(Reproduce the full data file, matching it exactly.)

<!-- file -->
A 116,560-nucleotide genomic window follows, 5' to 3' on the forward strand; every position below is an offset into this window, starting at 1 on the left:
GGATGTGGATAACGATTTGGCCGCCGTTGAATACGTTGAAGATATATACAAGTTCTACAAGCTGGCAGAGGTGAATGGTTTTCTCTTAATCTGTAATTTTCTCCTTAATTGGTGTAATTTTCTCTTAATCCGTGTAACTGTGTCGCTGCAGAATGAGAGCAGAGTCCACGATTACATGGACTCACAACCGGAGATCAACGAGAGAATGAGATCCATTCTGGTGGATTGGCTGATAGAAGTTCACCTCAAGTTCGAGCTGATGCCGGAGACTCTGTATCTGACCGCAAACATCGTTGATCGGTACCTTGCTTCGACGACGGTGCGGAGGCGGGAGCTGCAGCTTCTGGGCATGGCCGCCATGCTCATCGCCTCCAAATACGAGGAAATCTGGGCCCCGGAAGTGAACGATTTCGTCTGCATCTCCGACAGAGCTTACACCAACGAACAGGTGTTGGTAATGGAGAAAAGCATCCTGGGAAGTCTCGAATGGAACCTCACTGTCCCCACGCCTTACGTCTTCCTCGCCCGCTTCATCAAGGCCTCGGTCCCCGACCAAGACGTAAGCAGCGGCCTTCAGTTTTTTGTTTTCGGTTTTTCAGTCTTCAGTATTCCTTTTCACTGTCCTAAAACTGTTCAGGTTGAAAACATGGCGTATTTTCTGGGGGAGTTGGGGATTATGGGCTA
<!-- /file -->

A 116,560-nucleotide genomic window follows, 5' to 3' on the forward strand; every position below is an offset into this window, starting at 1 on the left:
GGATGTGGATAACGATTTGGCCGCCGTTGAATACGTTGAAGATATATACAAGTTCTACAAGCTGGCAGAGGTGAATGGTTTTCTCTTAATCTGTAATTTTCTCCTTAATTGGTGTAATTTTCTCTTAATCCGTGTAACTGTGTCGCTGCAGAATGAGAGCAGAGTCCACGATTACATGGACTCACAACCGGAGATCAACGAGAGAATGAGATCCATTCTGGTGGATTGGCTGATAGAAGTTCACCTCAAGTTCGAGCTGATGCCGGAGACTCTGTATCTGACCGCAAACATCGTTGATCGGTACCTTGCTTCGACGACGGTGCGGAGGCGGGAGCTGCAGCTTCTGGGCATGGCCGCCATGCTCATCGCCTCCAAATACGAGGAAATCTGGGCCCCGGAAGTGAACGATTTCGTCTGCATCTCCGACAGAGCTTACACCAACGAACAGGTGTTGGTAATGGAGAAAAGCATCCTGGGAAGTCTCGAATGGAACCTCACTGTCCCCACGCCTTACGTCTTCCTCGCCCGCTTCATCAAGGCCTCGGTCCCCGACCAAGACGTAAGCAGCGGCCTTCAGTTTTTTGTTTTCGGTTTTTCAGTCTTCAGTATTCCTTTTCACTGTCCTAAAACTGTTCAGGTTGAAAACATGGCGTATTTTCTGGGGGAGTTGGGGATTATGGGCTA